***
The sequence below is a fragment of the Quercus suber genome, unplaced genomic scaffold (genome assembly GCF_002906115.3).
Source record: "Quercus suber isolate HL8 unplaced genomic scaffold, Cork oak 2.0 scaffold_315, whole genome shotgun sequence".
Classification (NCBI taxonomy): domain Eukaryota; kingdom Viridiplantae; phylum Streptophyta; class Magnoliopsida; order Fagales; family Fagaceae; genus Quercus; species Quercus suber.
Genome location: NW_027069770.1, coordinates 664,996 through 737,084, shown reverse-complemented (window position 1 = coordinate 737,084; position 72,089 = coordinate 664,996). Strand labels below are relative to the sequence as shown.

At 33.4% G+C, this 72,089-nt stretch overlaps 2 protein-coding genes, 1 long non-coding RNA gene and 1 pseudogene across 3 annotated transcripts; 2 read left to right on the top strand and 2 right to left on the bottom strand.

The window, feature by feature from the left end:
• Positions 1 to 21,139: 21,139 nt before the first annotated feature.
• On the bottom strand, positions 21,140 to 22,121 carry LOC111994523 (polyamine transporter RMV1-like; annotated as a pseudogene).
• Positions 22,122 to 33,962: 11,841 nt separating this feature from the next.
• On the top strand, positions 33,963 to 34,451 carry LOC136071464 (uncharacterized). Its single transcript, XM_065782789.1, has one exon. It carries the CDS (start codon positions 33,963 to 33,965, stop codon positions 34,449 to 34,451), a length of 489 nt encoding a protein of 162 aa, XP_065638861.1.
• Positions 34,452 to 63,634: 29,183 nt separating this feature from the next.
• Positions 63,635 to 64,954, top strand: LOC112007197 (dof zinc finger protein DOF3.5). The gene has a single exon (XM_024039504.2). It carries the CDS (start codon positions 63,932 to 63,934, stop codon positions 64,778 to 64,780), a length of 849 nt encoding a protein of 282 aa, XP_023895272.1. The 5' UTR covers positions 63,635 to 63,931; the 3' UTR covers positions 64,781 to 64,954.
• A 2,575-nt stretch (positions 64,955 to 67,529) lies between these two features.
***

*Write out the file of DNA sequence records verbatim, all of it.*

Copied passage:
The sequence below is a fragment of the Quercus suber genome, unplaced genomic scaffold (genome assembly GCF_002906115.3).
Source record: "Quercus suber isolate HL8 unplaced genomic scaffold, Cork oak 2.0 scaffold_315, whole genome shotgun sequence".
Classification (NCBI taxonomy): domain Eukaryota; kingdom Viridiplantae; phylum Streptophyta; class Magnoliopsida; order Fagales; family Fagaceae; genus Quercus; species Quercus suber.
Genome location: NW_027069770.1, coordinates 664,996 through 737,084, shown reverse-complemented (window position 1 = coordinate 737,084; position 72,089 = coordinate 664,996). Strand labels below are relative to the sequence as shown.

At 33.4% G+C, this 72,089-nt stretch overlaps 2 protein-coding genes, 1 long non-coding RNA gene and 1 pseudogene across 3 annotated transcripts; 2 read left to right on the top strand and 2 right to left on the bottom strand.

The window, feature by feature from the left end:
• Positions 1 to 21,139: 21,139 nt before the first annotated feature.
• On the bottom strand, positions 21,140 to 22,121 carry LOC111994523 (polyamine transporter RMV1-like; annotated as a pseudogene).
• Positions 22,122 to 33,962: 11,841 nt separating this feature from the next.
• On the top strand, positions 33,963 to 34,451 carry LOC136071464 (uncharacterized). Its single transcript, XM_065782789.1, has one exon. It carries the CDS (start codon positions 33,963 to 33,965, stop codon positions 34,449 to 34,451), a length of 489 nt encoding a protein of 162 aa, XP_065638861.1.
• Positions 34,452 to 63,634: 29,183 nt separating this feature from the next.
• Positions 63,635 to 64,954, top strand: LOC112007197 (dof zinc finger protein DOF3.5). The gene has a single exon (XM_024039504.2). It carries the CDS (start codon positions 63,932 to 63,934, stop codon positions 64,778 to 64,780), a length of 849 nt encoding a protein of 282 aa, XP_023895272.1. The 5' UTR covers positions 63,635 to 63,931; the 3' UTR covers positions 64,781 to 64,954.
• A 2,575-nt stretch (positions 64,955 to 67,529) lies between these two features.